In 2020, global enterprise spending on cloud infrastructure services outstripped enterprise spending on data centre hardware and software for the first time. Now, it looks as though a similar shift in enterprise IT spend more generally is set to take place in the next three years.
Enterprise IT spending on public cloud computing is anticipated to overtake spending on traditional IT in 2025, according to industry analyst firm Gartner. However, this prediction comes with a few caveats, the main one being that Gartner’s analysis only captures “addressable market segments”.
Specifically, Gartner’s ‘cloud shift’ research includes only those enterprise IT categories that can transition to cloud, within the application software, infrastructure software, business process services and system infrastructure markets.
Regardless, it is thought that by 2025, 51 per cent of IT spending in these four categories will have shifted from traditional solutions to the public cloud, compared to 41 per cent this year.
Moreover, almost two-thirds (65.9 per cent) of spending on application software will be directed toward cloud technologies in 2025, up from 57.7 per cent in 2022.
This year, it is anticipated that traditional offerings will constitute 58.7 per cent of the addressable revenue, but growth in traditional markets will be much lower than cloud, according to Gartner’s analysis.
Meanwhile, demand for integration capabilities, agile work processes and composable architecture is anticipated to drive a continued shift to the cloud among enterprises, as long-term digital transformation and modernisation initiatives are brought forward to 2022.
“The shift to the cloud has only accelerated over the past two years due to COVID-19, as organisations responded to a new business and social dynamic,” said Michael Warrilow, research vice president at Gartner.
On the downside, for players in the traditional, non-cloud IT market at least, more than US$1.3 trillion in enterprise IT spending is expected to be at stake from the shift to cloud this year, growing to almost US$1.8 trillion in 2025, according to Gartner.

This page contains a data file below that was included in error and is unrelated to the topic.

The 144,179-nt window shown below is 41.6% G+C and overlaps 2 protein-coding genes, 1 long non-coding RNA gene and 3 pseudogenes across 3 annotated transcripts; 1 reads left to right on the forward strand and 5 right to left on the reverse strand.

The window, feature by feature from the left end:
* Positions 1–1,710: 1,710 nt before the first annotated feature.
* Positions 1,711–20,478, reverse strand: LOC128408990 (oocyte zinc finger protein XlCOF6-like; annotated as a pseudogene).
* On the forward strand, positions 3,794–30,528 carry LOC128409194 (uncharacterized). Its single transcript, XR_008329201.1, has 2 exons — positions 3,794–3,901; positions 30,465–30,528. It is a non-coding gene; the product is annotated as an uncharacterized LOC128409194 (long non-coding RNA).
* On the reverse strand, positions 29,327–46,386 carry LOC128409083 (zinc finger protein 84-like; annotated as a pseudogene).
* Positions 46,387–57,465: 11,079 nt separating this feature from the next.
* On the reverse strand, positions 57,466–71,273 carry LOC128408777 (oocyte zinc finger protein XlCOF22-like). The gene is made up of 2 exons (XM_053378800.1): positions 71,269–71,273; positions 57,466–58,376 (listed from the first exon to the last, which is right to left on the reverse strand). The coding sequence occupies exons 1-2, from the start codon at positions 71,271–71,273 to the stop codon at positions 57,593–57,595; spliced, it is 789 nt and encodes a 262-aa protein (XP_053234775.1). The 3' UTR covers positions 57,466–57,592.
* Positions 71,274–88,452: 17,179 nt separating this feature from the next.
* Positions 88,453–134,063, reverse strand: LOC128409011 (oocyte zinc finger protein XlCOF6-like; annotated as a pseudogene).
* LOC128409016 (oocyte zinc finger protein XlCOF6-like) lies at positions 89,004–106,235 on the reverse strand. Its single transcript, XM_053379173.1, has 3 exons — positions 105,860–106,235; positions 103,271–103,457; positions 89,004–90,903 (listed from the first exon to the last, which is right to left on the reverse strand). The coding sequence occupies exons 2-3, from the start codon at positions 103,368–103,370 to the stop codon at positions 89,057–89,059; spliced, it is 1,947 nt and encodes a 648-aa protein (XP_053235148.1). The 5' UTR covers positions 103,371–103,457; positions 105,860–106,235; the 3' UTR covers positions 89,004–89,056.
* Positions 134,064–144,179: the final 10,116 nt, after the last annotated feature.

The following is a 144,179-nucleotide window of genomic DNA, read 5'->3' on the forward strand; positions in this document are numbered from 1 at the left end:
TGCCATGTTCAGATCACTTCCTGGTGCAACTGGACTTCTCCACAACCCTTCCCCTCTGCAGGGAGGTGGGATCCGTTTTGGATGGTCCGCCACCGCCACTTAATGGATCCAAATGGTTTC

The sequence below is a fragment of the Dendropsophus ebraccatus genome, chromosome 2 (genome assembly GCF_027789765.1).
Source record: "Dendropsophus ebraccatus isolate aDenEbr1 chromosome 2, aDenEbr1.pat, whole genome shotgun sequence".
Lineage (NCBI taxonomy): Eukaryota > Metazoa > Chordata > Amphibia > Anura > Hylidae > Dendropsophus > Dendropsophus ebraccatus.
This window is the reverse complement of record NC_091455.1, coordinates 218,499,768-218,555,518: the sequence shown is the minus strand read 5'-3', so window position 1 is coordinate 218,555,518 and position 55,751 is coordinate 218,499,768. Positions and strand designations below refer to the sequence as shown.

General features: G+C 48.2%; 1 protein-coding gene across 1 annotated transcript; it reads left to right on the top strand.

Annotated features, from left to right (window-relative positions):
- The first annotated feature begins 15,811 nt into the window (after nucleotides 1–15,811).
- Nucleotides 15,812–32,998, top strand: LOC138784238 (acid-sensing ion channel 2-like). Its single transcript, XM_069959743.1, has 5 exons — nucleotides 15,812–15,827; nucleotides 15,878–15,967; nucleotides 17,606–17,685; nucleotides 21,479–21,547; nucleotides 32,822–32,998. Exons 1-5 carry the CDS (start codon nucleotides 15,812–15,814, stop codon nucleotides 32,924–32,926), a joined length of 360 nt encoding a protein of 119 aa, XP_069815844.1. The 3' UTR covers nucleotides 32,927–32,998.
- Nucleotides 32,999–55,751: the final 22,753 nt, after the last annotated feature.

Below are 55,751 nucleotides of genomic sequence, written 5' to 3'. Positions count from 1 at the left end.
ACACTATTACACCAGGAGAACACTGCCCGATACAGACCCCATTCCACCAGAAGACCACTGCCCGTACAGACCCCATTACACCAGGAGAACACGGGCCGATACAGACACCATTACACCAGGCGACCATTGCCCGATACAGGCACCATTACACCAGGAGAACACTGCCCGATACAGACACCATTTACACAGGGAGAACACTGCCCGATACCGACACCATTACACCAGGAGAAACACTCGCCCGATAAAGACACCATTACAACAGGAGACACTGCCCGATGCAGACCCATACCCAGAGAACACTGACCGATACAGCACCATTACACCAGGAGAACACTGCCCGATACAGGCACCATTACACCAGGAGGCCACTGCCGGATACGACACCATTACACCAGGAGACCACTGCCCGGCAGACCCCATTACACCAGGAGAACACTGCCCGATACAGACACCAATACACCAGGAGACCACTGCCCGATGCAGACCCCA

Additionally, ongoing disruption to IT markets by cloud products and services will be amplified by the introduction of new technologies, including distributed cloud.
The analyst firm also reckons that enterprise adoption of distributed cloud has the potential to further accelerate the broader cloud shift because it brings public cloud services into domains that have primarily been non-cloud, expanding the addressable market.
All of this is shaping up to see some providers in a potentially awkward position further down the track.
“Technology and service providers that fail to adapt to the pace of cloud shift face increasing risk of becoming obsolete or, at best, being relegated to low-growth markets,” said Warrilow.
But there are opportunities. According to Gartner, technology and services providers should think about targeting market segments where the cloud shift is occurring most aggressively if they want to capitalise on the coming changes. They could also seek new high-growth cloud opportunities.
For example, infrastructure-related segments have a lower level of cloud penetration and are expected to grow faster than segments such as enterprise applications that are already highly penetrated.
As of the third quarter last year, Amazon Web Services (AWS), Microsoft and Google continued to attract over half of worldwide cloud spending, with market shares of 33 per cent, 20 per cent and 10 per cent, respectively.